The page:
I’d love to hear how you are using tech platforms to support preparedness efforts.

©2020 Timothy Riecker, CEDP

Emergency Preparedness Solutions, LLC

The Universal Adversary Mindset

Some of you are probably familiar with the concept of the Universal Adversary (UA). From previous Homeland Security Exercise and Evaluation Program (HSEEP) doctrine, UA is “a fictionalized adversary created by compiling known terrorist modifications, doctrine, tactics, techniques, and procedures in live, virtual, and constructive simulations. The UA is based on real realistic threats … providing participants with a realistic, capabilities-based opponent.” UA is often executed by a Red Team, which serves as an exercise-controlled opposing force for participants.

Over the past few years, I’ve heard less and less of the Universal Adversary concept. DHS used to have a UA Program supporting terrorism-based prevention and responses exercises, dating back to the early 2000s, but lately I’ve neither seen or heard anything about the continuation of the program or capability. (can any readers confirm the life or death of this capability?)

Regardless, the concept of UA offers a fair amount of opportunity, not only within the Prevention Mission Area, but across all of exercise design and perhaps other areas of preparedness – yes, even across all hazards. Of course, I recognize the difference between human perpetrators and other hazards, but just stick with me on this journey.

The fact of the matter is that we so often seem to have, as the 9/11 Commission Report made the phrase infamous, a failure of imagination in our preparedness. I’m not saying we need to go wild and crazy, but we do need to think bigger and a bit more creatively – not only in the hazards that threaten us, but also in our strategies to address them.

The UA concept is applied based on a set of known parameters, though even that gives me some concern. In the Prevention world, this means that a Red Team will portray a known force, such as ISIS, based upon real intel and past actions. We all know from seeing mutual fund commercials on TV that past performance does not predict future results. While humans (perpetrators and defenders alike) gravitate toward patterns, these rules can always and at any time be broken. The same can be said for instances of human error or negligence (see the recent and terrible explosion in the Port of Beirut), or in regard to someone who we have a love-hate relationship with… Mother Nature. We need to be ever vigilant of something different occurring.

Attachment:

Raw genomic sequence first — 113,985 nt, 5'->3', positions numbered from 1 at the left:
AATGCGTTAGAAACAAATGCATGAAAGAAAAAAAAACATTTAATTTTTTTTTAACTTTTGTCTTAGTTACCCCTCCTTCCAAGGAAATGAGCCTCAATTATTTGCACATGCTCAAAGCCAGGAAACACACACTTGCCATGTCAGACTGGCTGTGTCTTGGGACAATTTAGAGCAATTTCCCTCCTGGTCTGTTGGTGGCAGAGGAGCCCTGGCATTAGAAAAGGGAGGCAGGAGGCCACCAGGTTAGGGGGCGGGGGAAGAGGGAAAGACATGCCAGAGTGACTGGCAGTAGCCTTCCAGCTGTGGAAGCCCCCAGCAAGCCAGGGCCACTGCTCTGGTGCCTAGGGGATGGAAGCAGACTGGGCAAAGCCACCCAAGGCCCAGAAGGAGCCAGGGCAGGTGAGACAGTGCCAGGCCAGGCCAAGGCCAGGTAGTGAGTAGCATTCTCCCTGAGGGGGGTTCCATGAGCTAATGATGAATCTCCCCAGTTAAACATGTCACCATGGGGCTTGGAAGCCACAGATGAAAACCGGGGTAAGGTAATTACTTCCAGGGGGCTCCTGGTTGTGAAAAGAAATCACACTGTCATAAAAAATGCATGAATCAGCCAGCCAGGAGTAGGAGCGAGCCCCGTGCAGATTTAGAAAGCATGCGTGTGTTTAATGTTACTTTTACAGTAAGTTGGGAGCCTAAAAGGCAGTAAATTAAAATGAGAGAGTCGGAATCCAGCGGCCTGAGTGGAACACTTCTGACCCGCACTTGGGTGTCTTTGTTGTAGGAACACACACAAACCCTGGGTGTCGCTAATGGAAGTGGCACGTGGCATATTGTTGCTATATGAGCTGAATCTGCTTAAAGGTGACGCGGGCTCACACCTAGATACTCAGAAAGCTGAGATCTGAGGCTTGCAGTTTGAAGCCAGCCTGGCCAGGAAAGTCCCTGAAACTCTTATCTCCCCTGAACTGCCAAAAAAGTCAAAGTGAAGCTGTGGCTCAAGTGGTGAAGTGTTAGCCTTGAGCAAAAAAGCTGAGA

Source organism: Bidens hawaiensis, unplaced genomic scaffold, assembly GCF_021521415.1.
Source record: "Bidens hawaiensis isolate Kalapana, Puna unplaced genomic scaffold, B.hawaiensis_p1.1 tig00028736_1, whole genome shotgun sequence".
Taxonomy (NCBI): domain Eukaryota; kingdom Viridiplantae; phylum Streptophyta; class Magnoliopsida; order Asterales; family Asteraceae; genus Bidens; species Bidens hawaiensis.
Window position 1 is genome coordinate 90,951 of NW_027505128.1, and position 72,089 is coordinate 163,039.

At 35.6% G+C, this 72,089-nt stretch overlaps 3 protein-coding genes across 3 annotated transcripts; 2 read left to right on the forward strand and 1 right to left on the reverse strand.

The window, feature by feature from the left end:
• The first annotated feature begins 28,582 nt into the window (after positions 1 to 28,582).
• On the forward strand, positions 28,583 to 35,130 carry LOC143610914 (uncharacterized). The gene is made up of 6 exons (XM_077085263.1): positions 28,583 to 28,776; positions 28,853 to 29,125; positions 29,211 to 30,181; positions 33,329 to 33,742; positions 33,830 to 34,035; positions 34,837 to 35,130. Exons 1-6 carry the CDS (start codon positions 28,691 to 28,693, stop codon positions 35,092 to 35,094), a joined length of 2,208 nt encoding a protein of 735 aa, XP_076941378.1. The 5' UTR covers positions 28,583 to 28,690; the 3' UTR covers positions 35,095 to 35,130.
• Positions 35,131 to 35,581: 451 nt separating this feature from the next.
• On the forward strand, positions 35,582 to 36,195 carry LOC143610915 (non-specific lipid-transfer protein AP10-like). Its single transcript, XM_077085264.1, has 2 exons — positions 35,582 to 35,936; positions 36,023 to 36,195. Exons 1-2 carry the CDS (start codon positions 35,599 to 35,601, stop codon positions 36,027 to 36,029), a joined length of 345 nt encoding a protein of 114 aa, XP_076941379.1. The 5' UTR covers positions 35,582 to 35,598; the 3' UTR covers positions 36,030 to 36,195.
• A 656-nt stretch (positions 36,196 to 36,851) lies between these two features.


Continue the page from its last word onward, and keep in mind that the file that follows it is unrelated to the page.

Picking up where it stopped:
There is the ever-prolific debate of scenario-based preparedness vs capability-based preparedness. In my opinion, both are wrong and both are right. The two aren’t and shouldn’t be set against each other as if they can’t coexist. That’s one mindset we need to move away from as we venture further into this. We need to continue with thinking about credible worst-case scenarios, which will still be informed by previous occurrences of a hazard, where applicable, but we need to keep our minds open and thinking creatively. Fundamentally, as the UA concept exists to foil and outthink exercise participants, we need to challenge and outthink ourselves across all areas of preparedness and all hazards.

A great example of how we were foiled, yet again, by our traditional thinking is the current Coronavirus pandemic. Practically every pandemic response plan I’ve read got it wrong. Why? Because most pandemic plans were based upon established guidance which emergency managers, public health officials, and the like got in line and followed to the letter, most without thinking twice about it. I’m not being critical of experts who tried to predict the next pandemic – they fell into the same trap most of us do in a hazard analysis – but the guidance for many years has remained fairly rigid. That said, I think the pandemic plans that exist shouldn’t be sent through the shredder completely. The scenarios those plans were based upon are still potentially valid, but Coronavirus, unfortunately, started playing the game in another ball field. We should have been able to anticipate that – especially after the 2003 SARS outbreak, which we pretty much walked away from with ignorant bliss.

It’s not to say that we can anticipate everything and anything thrown at us, but a bit of creativity can go a long way. Re-think and re-frame your hazards. Find a thread and pull it; see where it leads you. Be a little paranoid. Loosen up a bit. Brainstorm. Freeform. Improv. Have a hazard analysis party! (I come darn close to suggesting an adult beverage – take that as you will). We can apply the same concepts when designing exercises. Consider that in the world of natural hazards, Mother Nature is a Universal Adversary. Any time we hope to have out-thought her, she proves us wrong, and with considerable embarrassment. We also try to out-think the oft stupidity and negligence of our fellow humans… clearly, we’ve not been able to crack that nut yet.

“Think smarter, not harder” is such an easy thing to say, but difficult, often times, to do. So much of what we do in emergency management is based on traditional practices, most of which have valid roots, but so often we seem reluctant to think beyond those practices. When the media reports that a disaster was unexpected, why the hell wasn’t it expected? Consider that many of our worst disasters are the ones we never thought of. Challenge yourself. Challenge others. It is not in the best interests of this profession or for the people we serve to stay stuck in the same modes of thinking. Be progressive. Break the mold. Do better.